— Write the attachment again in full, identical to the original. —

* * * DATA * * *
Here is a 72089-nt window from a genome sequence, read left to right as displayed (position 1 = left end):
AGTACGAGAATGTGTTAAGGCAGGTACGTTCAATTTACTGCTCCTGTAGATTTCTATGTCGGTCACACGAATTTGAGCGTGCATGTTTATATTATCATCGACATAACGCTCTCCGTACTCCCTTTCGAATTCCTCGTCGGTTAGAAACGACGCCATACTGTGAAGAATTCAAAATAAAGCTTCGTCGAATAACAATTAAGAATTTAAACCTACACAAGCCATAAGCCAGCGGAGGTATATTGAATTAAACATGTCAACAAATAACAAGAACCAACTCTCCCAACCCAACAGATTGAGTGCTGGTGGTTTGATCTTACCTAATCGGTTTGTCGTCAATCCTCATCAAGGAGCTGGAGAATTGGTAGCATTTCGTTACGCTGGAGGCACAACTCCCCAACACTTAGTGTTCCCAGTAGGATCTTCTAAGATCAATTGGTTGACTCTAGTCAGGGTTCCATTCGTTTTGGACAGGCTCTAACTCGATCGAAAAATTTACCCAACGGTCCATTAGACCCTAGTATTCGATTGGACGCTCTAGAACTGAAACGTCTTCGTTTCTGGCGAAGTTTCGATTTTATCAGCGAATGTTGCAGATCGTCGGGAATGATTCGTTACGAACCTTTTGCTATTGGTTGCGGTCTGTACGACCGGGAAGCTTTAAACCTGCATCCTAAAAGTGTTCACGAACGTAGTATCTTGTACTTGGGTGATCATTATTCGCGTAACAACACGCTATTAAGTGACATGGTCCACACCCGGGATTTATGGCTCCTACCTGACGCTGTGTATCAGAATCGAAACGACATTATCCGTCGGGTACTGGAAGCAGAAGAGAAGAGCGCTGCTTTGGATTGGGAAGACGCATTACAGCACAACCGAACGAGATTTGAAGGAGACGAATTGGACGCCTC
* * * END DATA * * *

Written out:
Here is a 72089-nt window from a genome sequence, read left to right as displayed (position 1 = left end):
AGTACGAGAATGTGTTAAGGCAGGTACGTTCAATTTACTGCTCCTGTAGATTTCTATGTCGGTCACACGAATTTGAGCGTGCATGTTTATATTATCATCGACATAACGCTCTCCGTACTCCCTTTCGAATTCCTCGTCGGTTAGAAACGACGCCATACTGTGAAGAATTCAAAATAAAGCTTCGTCGAATAACAATTAAGAATTTAAACCTACACAAGCCATAAGCCAGCGGAGGTATATTGAATTAAACATGTCAACAAATAACAAGAACCAACTCTCCCAACCCAACAGATTGAGTGCTGGTGGTTTGATCTTACCTAATCGGTTTGTCGTCAATCCTCATCAAGGAGCTGGAGAATTGGTAGCATTTCGTTACGCTGGAGGCACAACTCCCCAACACTTAGTGTTCCCAGTAGGATCTTCTAAGATCAATTGGTTGACTCTAGTCAGGGTTCCATTCGTTTTGGACAGGCTCTAACTCGATCGAAAAATTTACCCAACGGTCCATTAGACCCTAGTATTCGATTGGACGCTCTAGAACTGAAACGTCTTCGTTTCTGGCGAAGTTTCGATTTTATCAGCGAATGTTGCAGATCGTCGGGAATGATTCGTTACGAACCTTTTGCTATTGGTTGCGGTCTGTACGACCGGGAAGCTTTAAACCTGCATCCTAAAAGTGTTCACGAACGTAGTATCTTGTACTTGGGTGATCATTATTCGCGTAACAACACGCTATTAAGTGACATGGTCCACACCCGGGATTTATGGCTCCTACCTGACGCTGTGTATCAGAATCGAAACGACATTATCCGTCGGGTACTGGAAGCAGAAGAGAAGAGCGCTGCTTTGGATTGGGAAGACGCATTACAGCACAACCGAACGAGATTTGAAGGAGACGAATTGGACGCCTC